Marco Rubio didn’t win Monday night in Iowa.
And no, a third place finish cannot be spun hard enough into a victory.
But for the Republican establishment, Rubio’s solid third place in Iowa, clearly in the top tier with Ted Cruz and Donald Trump gives the party a way forward that doesn’t pose the general election risks of the bombastic billionaire or the the uberconservative Texas senator.
The GOP now has a plausible establishment candidate to rally around. Whether it takes advantage of the window of opportunity presented by Rubio’s better-than-expected showing in Iowa will be a story written next week in New Hampshire and the week after that in South Carolina.
But as uncertain as the path forward may be with Rubio, it provides establishment Republicans with an argument and now they can make the case.
“I will be our nominee, thanks to what you have done here in this great state,” Rubio said Monday night when he delivered a speech touting his performance. “When I am our nominee, we are going to unify this party, and we are going to unify the conservative movement. When I’m our nominee, we are going to grow the conservative movement.”
Rubio was not expected to garner more than 20 percent of the vote in Iowa, but he did. He finished with 23 percent of the vote, just a little more than a percentage point behind Donald Trump, who had been forecasted to win outright in Iowa. After months of stories about Rubio being on the cusp of his breakout moment, but mostly teetering along in the middle double digits in polls, it finally happened. Rubio, who rode the tea party wave into the Senate in 2010, has emerged as the establishment’s best chance of taking down Trump or Cruz.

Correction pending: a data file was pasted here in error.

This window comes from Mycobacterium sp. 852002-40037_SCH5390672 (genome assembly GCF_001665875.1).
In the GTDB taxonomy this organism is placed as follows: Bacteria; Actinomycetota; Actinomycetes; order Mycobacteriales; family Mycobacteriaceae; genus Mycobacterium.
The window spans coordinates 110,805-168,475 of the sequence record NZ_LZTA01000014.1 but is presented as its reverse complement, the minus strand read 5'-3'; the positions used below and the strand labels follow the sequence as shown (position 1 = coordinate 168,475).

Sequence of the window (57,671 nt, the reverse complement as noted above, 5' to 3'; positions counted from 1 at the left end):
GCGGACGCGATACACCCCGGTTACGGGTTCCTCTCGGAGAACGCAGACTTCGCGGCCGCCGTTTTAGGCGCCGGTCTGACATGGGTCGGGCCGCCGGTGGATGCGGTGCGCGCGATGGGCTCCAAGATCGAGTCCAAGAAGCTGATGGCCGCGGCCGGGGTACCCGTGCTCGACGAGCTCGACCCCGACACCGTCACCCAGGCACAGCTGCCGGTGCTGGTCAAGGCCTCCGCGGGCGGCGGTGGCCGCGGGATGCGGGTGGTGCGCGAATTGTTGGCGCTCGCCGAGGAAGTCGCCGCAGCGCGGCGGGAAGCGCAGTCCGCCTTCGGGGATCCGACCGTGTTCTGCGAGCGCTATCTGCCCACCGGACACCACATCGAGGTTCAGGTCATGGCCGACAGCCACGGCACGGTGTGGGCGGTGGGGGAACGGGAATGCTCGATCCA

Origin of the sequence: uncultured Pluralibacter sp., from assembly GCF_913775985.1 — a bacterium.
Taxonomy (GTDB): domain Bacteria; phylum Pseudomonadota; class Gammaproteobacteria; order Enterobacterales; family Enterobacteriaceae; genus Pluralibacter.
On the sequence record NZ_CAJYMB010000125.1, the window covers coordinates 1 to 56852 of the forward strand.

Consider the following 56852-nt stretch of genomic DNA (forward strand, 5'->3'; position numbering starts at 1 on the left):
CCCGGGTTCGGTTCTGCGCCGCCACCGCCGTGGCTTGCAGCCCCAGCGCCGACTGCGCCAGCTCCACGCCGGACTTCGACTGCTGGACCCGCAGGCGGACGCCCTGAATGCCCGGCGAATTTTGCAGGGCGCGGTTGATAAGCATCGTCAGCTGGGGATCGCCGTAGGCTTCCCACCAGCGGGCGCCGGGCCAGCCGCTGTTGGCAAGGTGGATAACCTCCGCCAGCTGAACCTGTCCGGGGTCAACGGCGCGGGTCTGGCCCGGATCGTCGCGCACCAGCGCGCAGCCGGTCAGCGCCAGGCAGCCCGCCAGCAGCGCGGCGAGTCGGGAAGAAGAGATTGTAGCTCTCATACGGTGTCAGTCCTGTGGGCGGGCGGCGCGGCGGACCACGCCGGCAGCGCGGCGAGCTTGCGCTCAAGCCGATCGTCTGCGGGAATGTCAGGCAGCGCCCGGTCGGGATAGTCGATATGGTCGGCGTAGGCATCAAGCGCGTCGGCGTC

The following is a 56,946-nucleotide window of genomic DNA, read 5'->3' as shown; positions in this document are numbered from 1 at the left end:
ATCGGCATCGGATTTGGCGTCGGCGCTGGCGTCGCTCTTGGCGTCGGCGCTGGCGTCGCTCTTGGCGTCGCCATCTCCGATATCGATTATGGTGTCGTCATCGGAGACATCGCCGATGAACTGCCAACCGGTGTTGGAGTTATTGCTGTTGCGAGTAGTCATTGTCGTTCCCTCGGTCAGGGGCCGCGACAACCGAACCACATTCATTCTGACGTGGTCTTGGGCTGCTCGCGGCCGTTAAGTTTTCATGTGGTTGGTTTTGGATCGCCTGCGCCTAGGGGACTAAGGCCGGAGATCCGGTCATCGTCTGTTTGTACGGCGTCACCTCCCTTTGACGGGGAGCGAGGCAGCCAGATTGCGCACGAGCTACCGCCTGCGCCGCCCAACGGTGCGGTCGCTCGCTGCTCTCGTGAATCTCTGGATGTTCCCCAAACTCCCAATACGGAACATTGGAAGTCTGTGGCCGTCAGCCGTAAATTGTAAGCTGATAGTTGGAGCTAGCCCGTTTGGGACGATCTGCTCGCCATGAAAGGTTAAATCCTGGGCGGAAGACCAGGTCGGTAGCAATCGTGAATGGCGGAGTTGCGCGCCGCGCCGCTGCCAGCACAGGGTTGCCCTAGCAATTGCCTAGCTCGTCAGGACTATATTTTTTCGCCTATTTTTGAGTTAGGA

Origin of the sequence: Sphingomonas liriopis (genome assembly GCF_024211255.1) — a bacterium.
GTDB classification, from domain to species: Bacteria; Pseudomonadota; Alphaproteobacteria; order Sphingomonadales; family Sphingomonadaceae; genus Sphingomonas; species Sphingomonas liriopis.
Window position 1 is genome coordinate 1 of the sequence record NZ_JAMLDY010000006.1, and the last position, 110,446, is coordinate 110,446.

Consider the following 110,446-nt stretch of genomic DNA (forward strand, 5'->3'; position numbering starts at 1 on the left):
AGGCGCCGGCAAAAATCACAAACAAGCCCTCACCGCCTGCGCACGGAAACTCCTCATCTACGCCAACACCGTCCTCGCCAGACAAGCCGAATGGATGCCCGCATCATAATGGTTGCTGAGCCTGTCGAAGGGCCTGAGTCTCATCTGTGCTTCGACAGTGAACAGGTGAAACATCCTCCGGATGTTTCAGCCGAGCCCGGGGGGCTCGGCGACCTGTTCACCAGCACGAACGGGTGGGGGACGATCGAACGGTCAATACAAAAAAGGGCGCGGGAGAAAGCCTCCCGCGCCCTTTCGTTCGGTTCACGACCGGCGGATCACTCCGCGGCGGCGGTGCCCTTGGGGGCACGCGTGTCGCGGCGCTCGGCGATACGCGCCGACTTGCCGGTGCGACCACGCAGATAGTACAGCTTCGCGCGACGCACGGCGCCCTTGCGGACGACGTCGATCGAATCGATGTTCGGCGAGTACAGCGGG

The so-called establishment lane has been crowded for months as Rubio has tried to elbow out Jeb Bush, Chris Christie and John Kasich for support and high-profile donors. Attack ads have flown among the establishment-class candidates as each has tried to assume dominance over the others.
Adding to his momentum as caucus tallies were rolling in, news broke that South Carolina Sen. Tim Scott (R) was also planning on endorsing Rubio before the crucial South Carolina primary.
Of course, Rubio will have to hustle to keep himself relevant heading into New Hampshire. His moment may be coming too soon.
“The time for the Republican establishment to unite is before New Hampshire,” says Matt Mackowiak, a Texas-based Republican strategist.
There is very little chance that Christie, Kasich or Bush would bow out for the good of the party just as they are on the cusp of their own best chance of an early contest victory.
On Monday night, Christie, Kasich and Bush were not even in Iowa, they had not put up formidable enough challenges to break out beyond three percent of the vote there. They’d all moved on and put their energy into betting their campaign resets in New Hampshire.
But, if all four candidates –Rubio, Kasich, Bush and Christie– stay in the race, it could make it very difficult to knock down Trump or Cruz. The most recent CNN poll showed that Trump and Cruz stood in first and second place respectively.
“You can foresee a scenario where they all continue to push off the moment of reckoning,” Mackowiak says. “And, the later that moment occurs, the less the party unity matters.”